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Germany 1968 - Stewart's finest hour? 26 Jul 2006

The podium (L to R): Jochen Rindt (AUT) third; Jackie Stewart (GBR) winner; Graham Hill (GBR) second. German (European) Grand Prix, Nurbugring, Germany, 4 August 1968. World ©  Phipps/Sutton. Jackie Stewart (GBR) Matra MS10 drove arguably his greatest ever race to win by over four minutes in terrible conditions. German (European) Grand Prix, Nurbugring, Germany, 4 August 1968. Graham Hill (GBR) Lotus 49B tries his best to shelter from the rain before the start of the race. He managed to finish second despite a spin that cost him over a minute. German (European) Grand Prix, Nurbugring, Germany, 4 August 1968. World ©  Phipps/Sutton. Jean-Pierre Beltoise (FRA) Matra MS11, retired from the race when he crashed on lap 9. German Grand Prix, Rd8, Nurburgring, Germany, 4 August 1968. World ©  Phipps/Sutton. Jochen Rindt (AUT) Brabham BT26 finished third in appalling conditions. German (European) Grand Prix, Nurbugring, Germany, 4 August 1968. World ©  Phipps/Sutton.

Crushing win that paved way for safety improvements

The fact that nowadays Formula One drivers can emerge unscathed from enormous accidents, dust themselves down and run back to the pits is testament to the sport’s commitment to driver safety. But back in 1968 regulations were far less stringent and a very real danger accompanied each drive. Nowhere was this more apparent than at the tortuous Nurburgring circuit, host of that year’s German Grand Prix. In treacherous conditions and with a wrist in plaster, Scotland’s Jackie Stewart took a decisive victory, one which to this day is considered among the finest of his career.

Set in the heart of Germany’s Rhine region, the Formula One Nurburgring of over 35 years ago would be virtually unrecognisable to that used today. Back then the Grand Prix still utilized the original Nordschleife layout, measuring an awesome 22.5 km - around 15km longer than today’s track - and with an incredible 172 corners for the drivers to remember.

The length of the circuit meant that even on the sunniest of days, track conditions could vary throughout a lap, but in 1968 the weather for the race was to be anything but sunny. The previous four rounds of the season in Belgium, the Netherlands, France and Great Britain had all been rainy affairs and as the teams headed to Germany, drizzly showers and fog had been forecast for the race.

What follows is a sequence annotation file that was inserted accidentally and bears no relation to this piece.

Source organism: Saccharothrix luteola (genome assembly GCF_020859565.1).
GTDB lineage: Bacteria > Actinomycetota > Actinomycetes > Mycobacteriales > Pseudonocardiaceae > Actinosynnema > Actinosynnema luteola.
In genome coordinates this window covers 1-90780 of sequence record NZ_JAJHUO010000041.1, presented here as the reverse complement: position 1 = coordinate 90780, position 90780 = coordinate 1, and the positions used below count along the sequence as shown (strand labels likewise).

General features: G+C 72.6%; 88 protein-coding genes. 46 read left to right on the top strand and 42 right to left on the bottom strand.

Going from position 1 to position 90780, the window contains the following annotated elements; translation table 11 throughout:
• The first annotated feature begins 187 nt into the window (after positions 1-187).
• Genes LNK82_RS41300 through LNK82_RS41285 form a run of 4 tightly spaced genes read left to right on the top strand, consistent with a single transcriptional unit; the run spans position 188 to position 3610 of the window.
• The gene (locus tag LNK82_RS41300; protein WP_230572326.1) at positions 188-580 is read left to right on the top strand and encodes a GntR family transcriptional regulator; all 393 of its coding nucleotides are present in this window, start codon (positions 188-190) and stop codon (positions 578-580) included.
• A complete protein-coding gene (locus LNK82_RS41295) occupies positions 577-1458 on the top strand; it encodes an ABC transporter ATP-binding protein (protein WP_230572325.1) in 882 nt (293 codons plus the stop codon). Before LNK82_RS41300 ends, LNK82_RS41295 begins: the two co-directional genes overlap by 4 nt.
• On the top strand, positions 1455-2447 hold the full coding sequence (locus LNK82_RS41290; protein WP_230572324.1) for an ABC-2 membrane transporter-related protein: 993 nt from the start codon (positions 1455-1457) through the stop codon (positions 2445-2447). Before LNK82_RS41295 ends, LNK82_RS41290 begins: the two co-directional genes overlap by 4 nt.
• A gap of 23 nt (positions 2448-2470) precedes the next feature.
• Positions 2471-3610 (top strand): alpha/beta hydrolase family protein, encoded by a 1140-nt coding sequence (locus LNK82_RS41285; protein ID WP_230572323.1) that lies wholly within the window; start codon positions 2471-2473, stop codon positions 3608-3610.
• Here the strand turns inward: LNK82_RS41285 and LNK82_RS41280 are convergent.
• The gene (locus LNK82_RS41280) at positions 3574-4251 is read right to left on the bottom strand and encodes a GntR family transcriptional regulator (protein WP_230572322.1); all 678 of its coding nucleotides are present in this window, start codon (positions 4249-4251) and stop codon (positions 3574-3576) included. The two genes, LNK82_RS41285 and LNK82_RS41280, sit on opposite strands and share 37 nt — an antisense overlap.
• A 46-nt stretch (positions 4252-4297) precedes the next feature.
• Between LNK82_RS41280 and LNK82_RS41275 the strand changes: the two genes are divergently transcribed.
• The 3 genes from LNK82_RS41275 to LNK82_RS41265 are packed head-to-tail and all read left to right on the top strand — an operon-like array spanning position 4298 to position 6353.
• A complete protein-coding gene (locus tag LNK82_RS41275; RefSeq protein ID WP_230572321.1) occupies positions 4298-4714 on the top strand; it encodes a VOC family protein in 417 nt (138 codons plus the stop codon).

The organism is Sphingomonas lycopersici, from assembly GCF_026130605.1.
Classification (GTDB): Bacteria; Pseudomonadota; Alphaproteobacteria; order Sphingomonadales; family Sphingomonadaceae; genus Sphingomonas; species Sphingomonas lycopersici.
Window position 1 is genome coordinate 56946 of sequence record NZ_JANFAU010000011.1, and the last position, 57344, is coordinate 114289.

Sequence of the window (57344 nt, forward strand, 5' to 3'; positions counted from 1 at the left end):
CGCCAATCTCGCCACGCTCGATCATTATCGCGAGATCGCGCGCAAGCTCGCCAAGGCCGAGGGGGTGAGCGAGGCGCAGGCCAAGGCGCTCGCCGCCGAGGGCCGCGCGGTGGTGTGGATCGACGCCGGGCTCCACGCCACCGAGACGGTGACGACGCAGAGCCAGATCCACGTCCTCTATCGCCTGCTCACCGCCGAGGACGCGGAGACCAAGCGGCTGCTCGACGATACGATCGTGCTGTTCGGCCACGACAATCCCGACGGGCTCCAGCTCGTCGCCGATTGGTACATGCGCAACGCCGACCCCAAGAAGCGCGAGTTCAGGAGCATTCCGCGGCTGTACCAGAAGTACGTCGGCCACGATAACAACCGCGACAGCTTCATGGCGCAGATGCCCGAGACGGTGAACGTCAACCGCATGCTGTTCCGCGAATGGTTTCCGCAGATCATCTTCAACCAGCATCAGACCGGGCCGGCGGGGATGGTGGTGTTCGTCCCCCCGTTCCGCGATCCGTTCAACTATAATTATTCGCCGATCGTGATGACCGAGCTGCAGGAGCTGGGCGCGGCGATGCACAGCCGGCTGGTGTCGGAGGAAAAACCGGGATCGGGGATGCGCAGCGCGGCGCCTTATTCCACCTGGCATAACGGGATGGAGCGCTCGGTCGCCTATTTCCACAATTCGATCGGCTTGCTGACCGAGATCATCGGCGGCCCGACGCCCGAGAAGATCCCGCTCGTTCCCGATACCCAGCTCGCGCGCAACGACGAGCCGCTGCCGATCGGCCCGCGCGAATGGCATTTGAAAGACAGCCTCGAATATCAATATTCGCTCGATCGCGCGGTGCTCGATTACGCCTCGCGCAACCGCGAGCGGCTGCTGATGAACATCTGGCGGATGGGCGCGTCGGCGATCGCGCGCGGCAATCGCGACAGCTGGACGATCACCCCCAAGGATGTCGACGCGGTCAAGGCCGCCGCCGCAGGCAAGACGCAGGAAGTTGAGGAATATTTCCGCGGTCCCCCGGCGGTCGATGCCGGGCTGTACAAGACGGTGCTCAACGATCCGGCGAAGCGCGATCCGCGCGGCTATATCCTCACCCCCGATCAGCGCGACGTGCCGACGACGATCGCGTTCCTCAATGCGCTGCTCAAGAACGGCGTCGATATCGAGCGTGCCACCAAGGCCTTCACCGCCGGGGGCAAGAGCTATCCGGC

Rainy practice sessions on Friday and Saturday proved the weathermen right and during the even wetter qualifying period Jacky Ickx took pole position for Ferrari. Ickx’s team mate Chris Amon secured second on the grid, whilst third place went to the Brabham of Jochen Rindt. Stewart - at the time driving for French team Matra - was relegated to the third row with the sixth-fastest time.

As the cars lined up for the start of Sunday’s race the rain continued to fall relentlessly. Graham Hill, who had been fourth on the grid in his Lotus, took an early lead, moving in front of Rindt, Amon and Ickx. However, Stewart managed an even better start and quickly gained the advantage over Hill. By the end of the first lap he had already built up an impressive lead of nine seconds.

Conditions grew worse and, in heavy fog, the rain-soaked track became increasingly treacherous. However, Stewart - using his Matra and his wet Dunlop tyres to the best of their abilities - was able to quickly pull away from the rest of the field and had extended his advantage to over 34 seconds at the end of his second lap.

As Stewart’s lead grew, other drivers fell victim to the weather. On lap 9, his Matra team mate, Jean-Pierre Beltoise, had an accident and was forced to retire. Three laps later Amon spun out in his Ferrari whilst running third. Then a few corners on Hill almost lost second place when his Lotus aquaplaned off the track. He was fortunate enough to be able to push the car back on track and restart the race before third-placed Rindt came past, but the incident meant Stewart’s advantage was extended still further.

At the end of lap 14 Stewart crossed the finish line after racing for well over two hours. He was a full four minutes ahead of second-placed man Hill - one of the longest margins of victory ever recorded in a Formula One race.

Although he had been a staunch campaigner since his accident during the Belgian Grand Prix in 1966, after this victory Stewart’s fight for improved safety measures intensified. “In 1968 I won there by over four minutes in thick fog and rain where you could hardly see the road,” he recalled. “That race should never have been held, and having won it by such a big margin gave me more credibility when I demanded safety improvements.”